Not Cool Rolling Stone: A Teacher’s Response

Rolling Stone Senior Editor Christian Hoard needs to go back to class, and get some class.

The picture used for the cover of the July 17, 2013 Rolling Stone Magazine was an unashamed bit of marketing. It showed the best side of a young man who terrorized Boston, and points well beyond. I’m not one for censorship, at all. The use of the alluring photo of the alleged bomber was a questionable choice, however.  I feel for everyone affected by the bombing, which is everyone, but particularly those still in rehabilitation and mourning, who have to endure Rolling Stone’s miscalculation. Sergeant Sean Murphy, a Massachusetts State Police tactical photographer, must have felt the same and released the not-so-glamorous photo of the alleged bomber we have now. It’s quite a contrast to the Rolling Stone cover.

Out of all the photos available of the alleged April 15 bomber, this was the most rock-star worthy, one I had seen on the internet prior to the cover and cringed at as fan sites were popping up around it. If I could spend 5 minutes on Google and be aware of the great potential this photo would have to inspire support for the bomber, surely Rolling Stone editors could have as well. They make the point that the article was published after months of investigative research, so they had months to pick the photo and consider its impact. Chances are we won’t hear what really happened when the photo was selected, and what salivating went on when it was discovered.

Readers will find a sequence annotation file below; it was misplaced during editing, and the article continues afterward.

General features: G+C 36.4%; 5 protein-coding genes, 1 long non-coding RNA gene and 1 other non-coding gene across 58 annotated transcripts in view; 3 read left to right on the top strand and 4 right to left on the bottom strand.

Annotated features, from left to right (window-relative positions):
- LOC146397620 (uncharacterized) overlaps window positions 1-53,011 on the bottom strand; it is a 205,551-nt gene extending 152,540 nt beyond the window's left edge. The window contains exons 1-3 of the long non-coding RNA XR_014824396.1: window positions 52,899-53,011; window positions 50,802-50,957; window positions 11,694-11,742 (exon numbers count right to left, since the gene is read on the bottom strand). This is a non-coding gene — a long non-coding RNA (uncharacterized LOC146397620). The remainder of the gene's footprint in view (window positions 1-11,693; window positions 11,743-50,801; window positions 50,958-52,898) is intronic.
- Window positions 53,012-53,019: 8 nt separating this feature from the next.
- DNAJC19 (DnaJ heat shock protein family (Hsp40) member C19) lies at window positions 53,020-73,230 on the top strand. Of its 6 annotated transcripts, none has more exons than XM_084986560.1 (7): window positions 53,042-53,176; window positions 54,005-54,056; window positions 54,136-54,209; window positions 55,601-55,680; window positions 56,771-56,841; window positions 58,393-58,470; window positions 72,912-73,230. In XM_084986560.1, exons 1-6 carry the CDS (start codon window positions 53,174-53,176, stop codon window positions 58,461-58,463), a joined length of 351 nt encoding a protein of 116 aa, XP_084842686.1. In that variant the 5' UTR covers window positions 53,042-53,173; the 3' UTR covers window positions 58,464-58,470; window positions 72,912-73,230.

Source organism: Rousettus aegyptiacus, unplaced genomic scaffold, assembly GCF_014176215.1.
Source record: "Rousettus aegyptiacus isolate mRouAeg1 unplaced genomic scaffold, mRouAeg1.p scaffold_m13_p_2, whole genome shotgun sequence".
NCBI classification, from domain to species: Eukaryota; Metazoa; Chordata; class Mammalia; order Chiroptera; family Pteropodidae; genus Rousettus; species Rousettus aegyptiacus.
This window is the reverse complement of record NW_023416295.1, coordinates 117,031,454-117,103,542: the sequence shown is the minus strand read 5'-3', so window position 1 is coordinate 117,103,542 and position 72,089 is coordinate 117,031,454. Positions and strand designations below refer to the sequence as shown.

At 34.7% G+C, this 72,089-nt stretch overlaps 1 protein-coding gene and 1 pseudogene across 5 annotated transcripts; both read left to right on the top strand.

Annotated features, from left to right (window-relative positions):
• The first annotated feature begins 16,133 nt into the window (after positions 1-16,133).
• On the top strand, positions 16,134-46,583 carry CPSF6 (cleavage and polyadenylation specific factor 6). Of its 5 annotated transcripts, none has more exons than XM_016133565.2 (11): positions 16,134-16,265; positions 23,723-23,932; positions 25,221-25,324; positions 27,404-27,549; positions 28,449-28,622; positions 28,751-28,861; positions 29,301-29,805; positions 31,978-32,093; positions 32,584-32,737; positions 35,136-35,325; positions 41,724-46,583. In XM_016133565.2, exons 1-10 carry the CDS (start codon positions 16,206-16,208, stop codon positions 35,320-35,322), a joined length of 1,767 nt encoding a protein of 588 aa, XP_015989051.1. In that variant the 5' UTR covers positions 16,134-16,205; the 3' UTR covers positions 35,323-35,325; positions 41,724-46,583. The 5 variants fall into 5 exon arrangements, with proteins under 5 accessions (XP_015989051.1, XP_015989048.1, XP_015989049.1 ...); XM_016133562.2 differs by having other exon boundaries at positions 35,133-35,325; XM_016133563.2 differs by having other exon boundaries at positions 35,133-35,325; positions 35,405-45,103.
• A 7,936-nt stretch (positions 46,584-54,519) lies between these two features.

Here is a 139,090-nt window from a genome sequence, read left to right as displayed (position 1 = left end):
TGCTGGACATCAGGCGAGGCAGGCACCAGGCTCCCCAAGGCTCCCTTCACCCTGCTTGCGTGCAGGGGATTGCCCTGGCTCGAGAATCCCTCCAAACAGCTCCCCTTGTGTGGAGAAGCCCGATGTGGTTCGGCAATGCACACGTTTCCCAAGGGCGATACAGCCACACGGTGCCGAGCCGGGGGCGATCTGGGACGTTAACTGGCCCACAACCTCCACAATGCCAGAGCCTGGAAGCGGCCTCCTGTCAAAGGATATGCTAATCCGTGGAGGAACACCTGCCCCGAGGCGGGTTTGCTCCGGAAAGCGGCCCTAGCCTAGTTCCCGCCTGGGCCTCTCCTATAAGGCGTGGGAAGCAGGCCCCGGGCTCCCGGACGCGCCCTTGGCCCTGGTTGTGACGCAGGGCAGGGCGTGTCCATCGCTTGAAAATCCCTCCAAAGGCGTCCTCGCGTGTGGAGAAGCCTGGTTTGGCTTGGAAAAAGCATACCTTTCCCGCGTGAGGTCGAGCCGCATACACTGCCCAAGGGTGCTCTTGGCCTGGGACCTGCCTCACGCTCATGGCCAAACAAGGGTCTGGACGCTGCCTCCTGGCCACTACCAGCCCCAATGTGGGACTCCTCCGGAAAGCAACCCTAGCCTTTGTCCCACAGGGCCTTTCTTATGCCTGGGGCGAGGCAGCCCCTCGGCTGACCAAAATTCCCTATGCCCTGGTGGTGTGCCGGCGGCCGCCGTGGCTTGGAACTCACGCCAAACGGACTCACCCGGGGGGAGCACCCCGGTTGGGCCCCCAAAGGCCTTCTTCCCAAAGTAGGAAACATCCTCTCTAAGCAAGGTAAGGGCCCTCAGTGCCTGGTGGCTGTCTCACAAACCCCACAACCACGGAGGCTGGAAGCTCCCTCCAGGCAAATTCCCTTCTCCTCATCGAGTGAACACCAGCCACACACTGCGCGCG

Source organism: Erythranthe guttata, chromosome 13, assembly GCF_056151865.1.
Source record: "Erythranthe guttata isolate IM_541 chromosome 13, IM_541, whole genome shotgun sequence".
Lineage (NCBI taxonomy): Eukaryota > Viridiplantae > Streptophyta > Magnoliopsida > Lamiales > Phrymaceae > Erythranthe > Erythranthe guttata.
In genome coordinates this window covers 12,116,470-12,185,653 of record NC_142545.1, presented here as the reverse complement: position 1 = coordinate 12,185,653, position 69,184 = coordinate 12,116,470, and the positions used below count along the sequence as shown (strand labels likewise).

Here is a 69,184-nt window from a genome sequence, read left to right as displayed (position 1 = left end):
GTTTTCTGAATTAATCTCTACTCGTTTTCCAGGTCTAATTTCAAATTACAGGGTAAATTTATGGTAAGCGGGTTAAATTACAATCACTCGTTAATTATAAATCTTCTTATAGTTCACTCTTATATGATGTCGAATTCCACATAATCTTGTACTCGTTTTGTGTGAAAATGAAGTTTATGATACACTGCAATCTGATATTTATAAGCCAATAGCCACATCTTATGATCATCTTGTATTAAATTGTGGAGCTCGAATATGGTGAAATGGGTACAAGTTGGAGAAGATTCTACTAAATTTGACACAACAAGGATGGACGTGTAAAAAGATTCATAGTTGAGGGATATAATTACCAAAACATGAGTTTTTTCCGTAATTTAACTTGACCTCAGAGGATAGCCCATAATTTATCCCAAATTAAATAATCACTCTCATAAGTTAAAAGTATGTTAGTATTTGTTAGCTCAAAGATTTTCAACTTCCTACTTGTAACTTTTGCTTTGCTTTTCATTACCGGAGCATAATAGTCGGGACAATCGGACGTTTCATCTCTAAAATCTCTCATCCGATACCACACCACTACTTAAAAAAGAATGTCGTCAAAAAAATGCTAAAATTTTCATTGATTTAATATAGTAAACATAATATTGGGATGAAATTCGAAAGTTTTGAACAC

Worse, it’s the cover of Rolling Stone, which elicits the aura of Shel Silverstein’s catchy lyrics: “We take all kinds of pills, that give us all kind of thrills but the thrill we’ve never known/Is the thrill that’ll get you when you get your picture on the cover of The Rolling Stone.” Don’t deny Rolling Stone that you’ve capitalized on that aura. It’s a magazine of rock stars, but the current cover does not depict a rock star.

Rolling Stone senior editor Christian Hoard was so unashamed of the photo, he shared an unintelligent response which he had to excuse via his equally unintelligent Twitter feed. Rolling Stone editors don’t see the harm in trying to make the kid look normal. They’re scratching their heads wondering what the big deal is. I wonder if their PR department has explained it to them yet.

The big deal is people were killed and terrorized. A bit of American life was killed, a bit of future terror has had a path paved for it, and you found the best picture of the kid you could find to show him looking like a modern day Jim Morrison. That’s going beyond the face of normal. I don’t want to engender malice toward Rolling Stone editors, there’s too much of that already in the world. Let’s be united, however, around the simple act of not sensationalizing violence, or not being the news but rather  reporting it.

The article, written by journalist Janet Reitman, provided a thorough rendering of the life circumstances around the alleged bombers and their family. It is informative, but drawn-out and uninspired. They went journalistic in a publication that is more commercial, with an editor that is not so editorial. This whole piece is about getting the picture on the cover. It’s about marketing, as in bad marketing is good marketing.  If it weren’t about that, then Christian Hoard’s response to the photo fury would have been more informed and sensitive. Some vague defense of ‘the magazine is for young people, the alleged bomber is a young person,’ is cropping up. I don’t get it. Most young people have far greater depth of understanding than Hoard is demonstrating.